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Great Product Owners write awful backlog items
What makes a Product Backlog Item great?
I do not mean great as in delivering a lot of value. I mean great as in a perfect vehicle for expressing what you want to deliver.
My philosophy of writing backlog items has taken a 180 degrees turn compared to when I was starting out.
Imagine my younger self being able to review the current backlog items I am writing. This younger self would consider me lazy and possibly even incompetent.
The joy of writing impeccable backlog items
When starting out as a Product Owner, writing great Product Backlog Items was my superpower. My previous experience as QA Engineer and Business Analyst benefited me a lot. I took great pride in writing concise Product Backlog Items with complete acceptance criteria.
I spent a lot of time writing User Stories. It made me feel great when all tickets were clear and the Development Team did not ask questions. I thought my developers should be happy with my effort and detailed explanations.
Except that I was all wrong. I would now consider my backlog items to both be bad and wasteful at the same time.
So how should you write Product Backlog Items?
It’s not about what you write down, but what they understand
“The sun is the width of a human foot.”
― Heraclitus, Fragments
A great Product Backlog Item starts a conversation. The goal of this conversation is to establish common understanding. It is impossible to perfectly describe what you want to build. The best you can do is try to get everyone on the same page and reach consensus in their mind.
As I become more experienced as Product Owner, I spend considerably less effort writing Product Backlog Items. Sometimes I even feel a bit lazy when I present my Product Backlog Items.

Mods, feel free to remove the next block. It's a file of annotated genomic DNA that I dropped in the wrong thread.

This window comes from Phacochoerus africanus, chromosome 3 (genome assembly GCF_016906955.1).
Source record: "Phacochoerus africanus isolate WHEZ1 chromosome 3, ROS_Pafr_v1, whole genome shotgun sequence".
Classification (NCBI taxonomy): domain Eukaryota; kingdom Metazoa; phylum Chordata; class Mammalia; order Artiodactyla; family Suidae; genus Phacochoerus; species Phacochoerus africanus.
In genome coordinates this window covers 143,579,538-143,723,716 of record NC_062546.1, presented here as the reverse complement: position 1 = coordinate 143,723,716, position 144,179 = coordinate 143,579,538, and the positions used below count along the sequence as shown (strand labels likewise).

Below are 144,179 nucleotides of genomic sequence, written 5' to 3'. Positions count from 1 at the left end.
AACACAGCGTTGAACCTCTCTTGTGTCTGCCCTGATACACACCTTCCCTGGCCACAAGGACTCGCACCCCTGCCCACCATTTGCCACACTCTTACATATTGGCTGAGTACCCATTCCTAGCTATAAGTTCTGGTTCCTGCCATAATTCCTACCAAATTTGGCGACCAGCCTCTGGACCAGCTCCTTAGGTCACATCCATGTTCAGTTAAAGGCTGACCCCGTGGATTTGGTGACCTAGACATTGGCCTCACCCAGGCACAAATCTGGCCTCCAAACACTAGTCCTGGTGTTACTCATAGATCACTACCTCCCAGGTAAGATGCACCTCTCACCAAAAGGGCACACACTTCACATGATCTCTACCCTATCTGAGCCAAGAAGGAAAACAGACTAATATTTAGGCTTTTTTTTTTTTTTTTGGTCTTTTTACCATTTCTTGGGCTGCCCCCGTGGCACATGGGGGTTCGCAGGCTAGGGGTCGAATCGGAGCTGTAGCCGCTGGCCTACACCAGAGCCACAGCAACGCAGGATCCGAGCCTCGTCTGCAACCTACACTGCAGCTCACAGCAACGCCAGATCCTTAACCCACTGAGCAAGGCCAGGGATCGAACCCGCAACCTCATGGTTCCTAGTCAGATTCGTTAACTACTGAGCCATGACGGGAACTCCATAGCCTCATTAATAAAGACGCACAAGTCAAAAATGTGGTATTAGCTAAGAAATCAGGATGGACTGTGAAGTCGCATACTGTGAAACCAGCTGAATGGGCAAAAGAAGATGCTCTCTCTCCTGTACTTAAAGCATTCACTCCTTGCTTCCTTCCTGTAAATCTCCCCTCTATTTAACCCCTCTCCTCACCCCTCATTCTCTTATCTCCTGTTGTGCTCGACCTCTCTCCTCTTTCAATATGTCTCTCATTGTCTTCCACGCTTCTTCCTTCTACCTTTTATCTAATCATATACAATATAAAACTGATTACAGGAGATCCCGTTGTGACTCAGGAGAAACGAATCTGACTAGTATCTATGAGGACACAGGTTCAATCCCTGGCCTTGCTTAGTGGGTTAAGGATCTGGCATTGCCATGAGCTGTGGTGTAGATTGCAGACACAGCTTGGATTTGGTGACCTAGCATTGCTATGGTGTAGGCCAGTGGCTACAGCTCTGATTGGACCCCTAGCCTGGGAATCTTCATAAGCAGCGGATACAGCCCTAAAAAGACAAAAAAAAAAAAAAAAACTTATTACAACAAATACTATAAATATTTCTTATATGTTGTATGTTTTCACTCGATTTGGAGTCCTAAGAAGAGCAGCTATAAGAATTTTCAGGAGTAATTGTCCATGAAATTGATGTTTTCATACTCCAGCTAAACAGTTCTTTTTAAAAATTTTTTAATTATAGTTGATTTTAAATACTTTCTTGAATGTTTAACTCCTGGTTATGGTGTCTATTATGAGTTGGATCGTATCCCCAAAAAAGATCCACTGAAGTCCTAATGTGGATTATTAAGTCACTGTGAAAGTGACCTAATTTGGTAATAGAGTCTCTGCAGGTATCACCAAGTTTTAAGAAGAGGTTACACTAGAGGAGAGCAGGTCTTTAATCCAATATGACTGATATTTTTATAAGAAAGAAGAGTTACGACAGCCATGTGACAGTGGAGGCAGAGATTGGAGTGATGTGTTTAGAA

Product Backlog Items are not complete specifications, exhaustive requirements or a contract. It is okay if they are incomplete. As captured much better in the Agile Manifesto:
Customer collaboration over contract negotiation.
It is more important to reach your goals than restricting yourself to the initial contract as described in the Product Backlog Item. The best way you can realize this is by reaching a state of common understanding with your team about what you want to achieve.
Collaboration leads to better common understanding
Imagine that by some stroke of luck you have spawned a perfect Product Backlog Item. You discuss it with the team and afterwards everybody is silent. The whole team is nodding in unison. Life is smiling at you and you feel great. This does not mean you have reached common understanding with your team.
As Confucius has phrased much better:
“I hear and I forget. I see and I remember. I do and I understand.” — Confucius
Collaborating and writing a Product Backlog Item together increases understanding. It’s not something they hear from you, it’s something they actively worked on. It is a product of their own mind. This means it is now a collective work product instead of an individual one with some collective contributions sprinkled on top.
In the end what matters most is what the team remembers and understands, not what is written down.
Update your Product Backlog Items as more is learned
“We learn by doing because we do by learning.”
― Saji Ijiyemi
Before you start working on a Product Backlog Item, you usually lack information and understanding to describe it perfectly. When performing complex work, you often need to update Product Backlog Items as more is learned.
After all, the Sprint Backlog remains flexible after the Sprint Goal is set, unless it endangers the Sprint Goal. The Product Backlog is always open to be changed as more is learned. As you gain more knowledge, update your backlog items to reflect this.
No need to go for first time right, as you can add more later.
Spend less time writing and more time collaborating
Trying to write impeccable Product Backlog Items without involving your team is wasteful. Even with all the information in the world, it is not possible to describe everything perfectly as the humans who write and read are fallible.
Even if you would write something down perfectly, it’s not about what you write down, but what your team understands. By collaborating and writing a Product Backlog Item together you create the most common understanding. It stops being just a work product of the PO, but becomes something belonging to the whole team.
When you start working on a Product Backlog Item your understanding will grow as more is learned. You will have more information to describe it better and you may find out there is a better way. Update your backlog items as more is learned, instead of having to rewrite everything because your assumptions turned out to be incorrect.
As expressed way better in the Agile manifesto:
Working software over comprehensive documentation
Special thanks to Willem-Jan Ageling for his valuable feedback.